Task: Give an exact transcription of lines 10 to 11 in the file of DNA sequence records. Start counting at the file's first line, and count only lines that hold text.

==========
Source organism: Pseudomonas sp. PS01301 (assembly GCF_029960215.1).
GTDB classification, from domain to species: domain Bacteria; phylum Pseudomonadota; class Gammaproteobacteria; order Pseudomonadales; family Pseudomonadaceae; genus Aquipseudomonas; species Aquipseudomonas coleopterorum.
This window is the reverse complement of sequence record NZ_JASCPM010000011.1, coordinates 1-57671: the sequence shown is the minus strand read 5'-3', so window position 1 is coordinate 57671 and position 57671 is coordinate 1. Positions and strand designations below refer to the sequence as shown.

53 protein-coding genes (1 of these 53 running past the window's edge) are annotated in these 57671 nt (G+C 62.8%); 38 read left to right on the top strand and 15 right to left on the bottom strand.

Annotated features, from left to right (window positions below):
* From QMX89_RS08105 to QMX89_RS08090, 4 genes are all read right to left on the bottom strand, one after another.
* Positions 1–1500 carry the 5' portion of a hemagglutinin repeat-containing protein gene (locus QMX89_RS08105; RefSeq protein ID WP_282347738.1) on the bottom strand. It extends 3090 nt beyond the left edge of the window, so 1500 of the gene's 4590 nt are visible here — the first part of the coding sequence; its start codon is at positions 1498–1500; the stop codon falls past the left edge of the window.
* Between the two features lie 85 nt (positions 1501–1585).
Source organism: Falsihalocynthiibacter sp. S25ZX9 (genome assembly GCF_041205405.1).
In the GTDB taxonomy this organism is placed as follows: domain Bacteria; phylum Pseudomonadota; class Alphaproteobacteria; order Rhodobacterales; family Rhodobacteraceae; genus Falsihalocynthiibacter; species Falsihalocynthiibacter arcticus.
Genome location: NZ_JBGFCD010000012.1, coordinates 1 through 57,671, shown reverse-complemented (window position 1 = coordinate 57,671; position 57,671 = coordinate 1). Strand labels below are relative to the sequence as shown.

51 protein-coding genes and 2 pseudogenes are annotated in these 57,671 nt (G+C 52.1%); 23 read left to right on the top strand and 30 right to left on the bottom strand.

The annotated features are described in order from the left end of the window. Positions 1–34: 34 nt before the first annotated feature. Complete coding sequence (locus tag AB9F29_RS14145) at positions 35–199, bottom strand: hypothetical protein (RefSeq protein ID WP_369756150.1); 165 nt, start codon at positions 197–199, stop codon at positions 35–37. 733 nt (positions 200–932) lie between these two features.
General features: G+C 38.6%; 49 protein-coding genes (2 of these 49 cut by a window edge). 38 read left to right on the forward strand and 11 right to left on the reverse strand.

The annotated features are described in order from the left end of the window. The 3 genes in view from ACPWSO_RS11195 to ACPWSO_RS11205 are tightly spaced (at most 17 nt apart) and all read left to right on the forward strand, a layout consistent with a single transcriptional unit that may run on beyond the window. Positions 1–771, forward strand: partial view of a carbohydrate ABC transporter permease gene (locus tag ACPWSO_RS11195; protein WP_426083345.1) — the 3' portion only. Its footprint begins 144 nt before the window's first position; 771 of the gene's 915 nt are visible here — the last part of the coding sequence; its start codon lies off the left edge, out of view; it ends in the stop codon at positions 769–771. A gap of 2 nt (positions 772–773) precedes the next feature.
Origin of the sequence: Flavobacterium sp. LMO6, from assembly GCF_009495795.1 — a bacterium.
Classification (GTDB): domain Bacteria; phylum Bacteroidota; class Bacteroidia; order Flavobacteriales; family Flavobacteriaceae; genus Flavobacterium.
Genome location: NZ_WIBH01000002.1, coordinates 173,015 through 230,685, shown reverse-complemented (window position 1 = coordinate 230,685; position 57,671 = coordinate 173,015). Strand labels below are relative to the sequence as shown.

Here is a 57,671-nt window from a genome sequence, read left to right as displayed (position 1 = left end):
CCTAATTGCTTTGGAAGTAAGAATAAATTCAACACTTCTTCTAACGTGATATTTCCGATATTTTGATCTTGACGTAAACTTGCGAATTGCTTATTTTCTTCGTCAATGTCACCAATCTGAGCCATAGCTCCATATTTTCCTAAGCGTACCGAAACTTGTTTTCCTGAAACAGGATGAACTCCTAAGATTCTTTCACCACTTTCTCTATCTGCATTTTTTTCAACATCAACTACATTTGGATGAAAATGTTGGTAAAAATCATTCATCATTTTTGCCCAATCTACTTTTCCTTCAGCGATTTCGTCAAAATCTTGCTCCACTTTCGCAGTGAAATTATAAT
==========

In the GTDB taxonomy this organism is placed as follows: domain Bacteria; phylum Pseudomonadota; class Alphaproteobacteria; order Rhodobacterales; family Rhodobacteraceae; genus Falsihalocynthiibacter; species Falsihalocynthiibacter arcticus.
Genome location: NZ_JBGFCD010000012.1, coordinates 1 through 57,671, shown reverse-complemented (window position 1 = coordinate 57,671; position 57,671 = coordinate 1). Strand labels below are relative to the sequence as shown.